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(This post is part of Politics for Worldbuilders, an occasional series.)

Being a ruler can be hazardous to your health. The safety of your country depends on you having a strong enough army to repel invaders, and the safety of your regime depends on that same army being able to deter rebellion. But an army strong enough to do that is also strong enough to overthrow you by itself; history is full of ambitious generals who did just that. So what is a ruler to do?

There are many strategies that can be employed, such as keeping your soldiers fat and happy with tax revenue, or using ideological indoctrination to secure their loyalty. Here, I want to focus on army composition, and how it can be used to secure the regime.

By “army composition,” I don’t mean how much infantry you have versus cavalry, or battle mages versus dragons, or whatever—though that is clearly important. And if you do want to think about that kind of thing, questions of unit type can easily fit into the model we are about to discuss. But as Samuel Finer discusses, a ruler fundamentally must build his military from among three kinds of armies: popular militias, a professional national army, and foreign mercenaries.

The popular militia is the cheapest and easiest option, if your objective is to defend against invasion (or, sometimes, to do a spot of invading yourself). Responsible for their own training and equipment, the populace does not represent a drain on the treasury as other types of soldiers do, and they can be raised quickly when needed. However, they tend to be relatively poorly trained and armed, and are therefore less effective in battle than a standing army. More importantly, to the ruler, is that the popular militia is loyal to their families foremost, their nation second, and the regime a distant third—if at all! Especially if you plan on being a squeeze-the-peasants sort of ruler, allowing the people to organize into armed units would be the last thing on your mind.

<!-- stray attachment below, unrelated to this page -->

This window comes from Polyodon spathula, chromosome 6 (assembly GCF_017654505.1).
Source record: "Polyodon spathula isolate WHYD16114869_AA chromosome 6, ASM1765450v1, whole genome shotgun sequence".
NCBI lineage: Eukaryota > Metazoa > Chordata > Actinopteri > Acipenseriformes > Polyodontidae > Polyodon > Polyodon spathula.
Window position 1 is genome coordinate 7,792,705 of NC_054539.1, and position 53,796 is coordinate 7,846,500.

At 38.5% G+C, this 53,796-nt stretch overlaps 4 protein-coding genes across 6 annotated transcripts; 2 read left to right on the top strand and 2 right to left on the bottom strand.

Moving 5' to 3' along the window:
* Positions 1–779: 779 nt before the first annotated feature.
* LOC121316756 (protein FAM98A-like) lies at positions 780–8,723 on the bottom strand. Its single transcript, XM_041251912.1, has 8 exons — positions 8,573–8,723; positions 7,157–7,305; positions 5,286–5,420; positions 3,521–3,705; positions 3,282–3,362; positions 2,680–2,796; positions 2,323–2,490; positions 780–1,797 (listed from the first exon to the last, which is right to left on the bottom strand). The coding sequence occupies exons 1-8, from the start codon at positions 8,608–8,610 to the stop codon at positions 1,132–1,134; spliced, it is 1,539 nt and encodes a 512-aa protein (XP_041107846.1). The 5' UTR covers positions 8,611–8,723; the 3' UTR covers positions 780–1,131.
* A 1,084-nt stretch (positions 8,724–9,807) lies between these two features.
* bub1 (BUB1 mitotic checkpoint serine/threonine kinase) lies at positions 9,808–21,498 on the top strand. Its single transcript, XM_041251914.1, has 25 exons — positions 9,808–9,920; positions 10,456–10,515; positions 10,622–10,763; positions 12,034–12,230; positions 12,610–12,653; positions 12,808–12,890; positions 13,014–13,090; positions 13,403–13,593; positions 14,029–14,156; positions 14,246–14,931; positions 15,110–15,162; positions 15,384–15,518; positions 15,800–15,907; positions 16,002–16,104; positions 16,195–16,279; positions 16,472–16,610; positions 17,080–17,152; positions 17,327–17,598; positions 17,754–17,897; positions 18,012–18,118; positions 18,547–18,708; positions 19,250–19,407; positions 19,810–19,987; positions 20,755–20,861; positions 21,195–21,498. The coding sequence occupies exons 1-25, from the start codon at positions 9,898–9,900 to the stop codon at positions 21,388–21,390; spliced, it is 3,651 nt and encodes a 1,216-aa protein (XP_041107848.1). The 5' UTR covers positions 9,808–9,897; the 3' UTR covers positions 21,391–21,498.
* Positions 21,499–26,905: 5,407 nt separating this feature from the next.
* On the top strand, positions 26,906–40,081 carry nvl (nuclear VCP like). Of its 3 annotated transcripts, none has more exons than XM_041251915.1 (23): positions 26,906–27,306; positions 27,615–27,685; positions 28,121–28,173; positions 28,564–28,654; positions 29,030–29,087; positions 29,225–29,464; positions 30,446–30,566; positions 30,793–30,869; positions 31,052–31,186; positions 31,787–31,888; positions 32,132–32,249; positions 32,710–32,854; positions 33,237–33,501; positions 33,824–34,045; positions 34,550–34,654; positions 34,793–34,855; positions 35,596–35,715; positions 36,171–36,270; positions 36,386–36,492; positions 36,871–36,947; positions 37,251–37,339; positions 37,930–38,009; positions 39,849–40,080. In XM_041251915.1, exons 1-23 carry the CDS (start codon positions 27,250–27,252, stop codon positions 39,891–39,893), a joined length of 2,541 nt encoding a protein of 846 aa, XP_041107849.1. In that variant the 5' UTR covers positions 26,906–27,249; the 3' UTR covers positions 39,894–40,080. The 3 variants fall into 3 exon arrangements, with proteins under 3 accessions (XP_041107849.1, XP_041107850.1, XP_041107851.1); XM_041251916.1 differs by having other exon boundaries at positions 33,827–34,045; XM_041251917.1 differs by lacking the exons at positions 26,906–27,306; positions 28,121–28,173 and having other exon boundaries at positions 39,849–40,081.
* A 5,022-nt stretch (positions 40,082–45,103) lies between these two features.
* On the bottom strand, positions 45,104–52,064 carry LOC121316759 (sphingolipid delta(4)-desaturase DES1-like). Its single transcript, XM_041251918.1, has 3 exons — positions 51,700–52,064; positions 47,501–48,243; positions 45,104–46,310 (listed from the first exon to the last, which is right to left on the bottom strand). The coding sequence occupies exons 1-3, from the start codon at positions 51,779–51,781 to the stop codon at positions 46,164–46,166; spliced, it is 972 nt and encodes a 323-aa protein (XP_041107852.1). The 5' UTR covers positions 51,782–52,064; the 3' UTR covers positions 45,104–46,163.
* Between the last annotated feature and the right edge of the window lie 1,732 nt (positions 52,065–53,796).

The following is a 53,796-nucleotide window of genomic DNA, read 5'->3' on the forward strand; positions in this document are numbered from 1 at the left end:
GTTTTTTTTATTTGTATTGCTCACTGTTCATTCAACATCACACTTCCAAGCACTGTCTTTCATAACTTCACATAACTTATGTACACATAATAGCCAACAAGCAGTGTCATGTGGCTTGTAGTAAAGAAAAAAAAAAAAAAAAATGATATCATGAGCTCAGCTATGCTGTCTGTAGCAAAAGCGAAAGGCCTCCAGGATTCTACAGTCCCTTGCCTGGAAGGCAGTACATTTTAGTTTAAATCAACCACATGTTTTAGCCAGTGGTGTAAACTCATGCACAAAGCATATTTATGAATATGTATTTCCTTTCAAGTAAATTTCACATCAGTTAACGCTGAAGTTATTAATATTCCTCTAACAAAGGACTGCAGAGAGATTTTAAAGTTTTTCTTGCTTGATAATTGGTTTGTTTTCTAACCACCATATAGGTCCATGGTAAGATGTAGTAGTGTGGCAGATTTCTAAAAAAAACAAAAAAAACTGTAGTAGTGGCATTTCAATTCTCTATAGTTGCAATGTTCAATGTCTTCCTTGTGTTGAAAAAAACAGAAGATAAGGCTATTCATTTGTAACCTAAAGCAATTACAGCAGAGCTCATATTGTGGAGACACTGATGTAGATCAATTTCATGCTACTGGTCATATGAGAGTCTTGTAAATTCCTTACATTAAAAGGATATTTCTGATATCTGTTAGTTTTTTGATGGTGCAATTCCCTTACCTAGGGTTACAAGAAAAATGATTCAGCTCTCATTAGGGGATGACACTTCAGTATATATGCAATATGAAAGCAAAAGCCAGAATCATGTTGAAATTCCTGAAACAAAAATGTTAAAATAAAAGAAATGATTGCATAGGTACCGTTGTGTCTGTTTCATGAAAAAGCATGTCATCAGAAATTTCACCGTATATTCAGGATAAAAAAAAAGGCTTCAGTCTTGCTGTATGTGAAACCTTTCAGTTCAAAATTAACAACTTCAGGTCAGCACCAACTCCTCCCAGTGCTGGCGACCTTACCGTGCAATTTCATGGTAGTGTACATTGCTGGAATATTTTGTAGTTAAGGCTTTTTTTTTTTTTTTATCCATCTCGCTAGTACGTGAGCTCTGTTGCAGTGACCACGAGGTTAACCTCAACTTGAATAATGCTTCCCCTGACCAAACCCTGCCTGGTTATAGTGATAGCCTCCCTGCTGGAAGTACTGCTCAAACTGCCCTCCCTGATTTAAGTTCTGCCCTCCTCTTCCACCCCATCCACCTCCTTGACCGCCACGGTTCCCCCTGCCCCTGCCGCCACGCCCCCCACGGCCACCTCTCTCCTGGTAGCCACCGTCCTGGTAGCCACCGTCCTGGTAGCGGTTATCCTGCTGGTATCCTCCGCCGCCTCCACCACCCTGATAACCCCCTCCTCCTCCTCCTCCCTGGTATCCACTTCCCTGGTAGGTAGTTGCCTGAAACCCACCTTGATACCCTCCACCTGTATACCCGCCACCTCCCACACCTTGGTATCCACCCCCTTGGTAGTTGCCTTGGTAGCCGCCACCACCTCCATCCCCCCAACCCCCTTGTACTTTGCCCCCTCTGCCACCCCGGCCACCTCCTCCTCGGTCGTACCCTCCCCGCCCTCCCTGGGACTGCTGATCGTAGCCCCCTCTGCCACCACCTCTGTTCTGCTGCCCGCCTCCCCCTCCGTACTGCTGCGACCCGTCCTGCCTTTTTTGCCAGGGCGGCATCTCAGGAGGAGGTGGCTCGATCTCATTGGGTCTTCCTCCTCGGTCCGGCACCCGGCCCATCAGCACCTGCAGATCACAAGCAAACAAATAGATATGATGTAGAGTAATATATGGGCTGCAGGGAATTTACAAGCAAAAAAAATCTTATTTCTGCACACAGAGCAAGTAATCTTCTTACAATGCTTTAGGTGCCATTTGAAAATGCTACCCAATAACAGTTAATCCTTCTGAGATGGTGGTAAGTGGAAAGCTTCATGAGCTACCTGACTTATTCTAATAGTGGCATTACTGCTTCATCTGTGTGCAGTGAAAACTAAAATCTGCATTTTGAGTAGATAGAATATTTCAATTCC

A standing army remedies many of the defects of the militia. Soldiers are better equipped and better trained, dependent on the regime for their pay, and also more easily indoctrinated politically (if that kind of thing is a feature of your regime). However, professionalized armies take a long time to train up, and are fantastically expensive; Finer estimates that the vast majority of state spending throughout history was on maintaining armies. Moreover, while soldiers in a standing army may be more loyal to the regime than your average peasant is, they will still care more about the nation as a whole—and might decide that the ruler needs to go for the public good. Alternatively, one of your commanders may decide that he wants your job, and convince his men to back him. A standing army thus represents a permanent threat to the regime, more urgently than the populace as a whole does.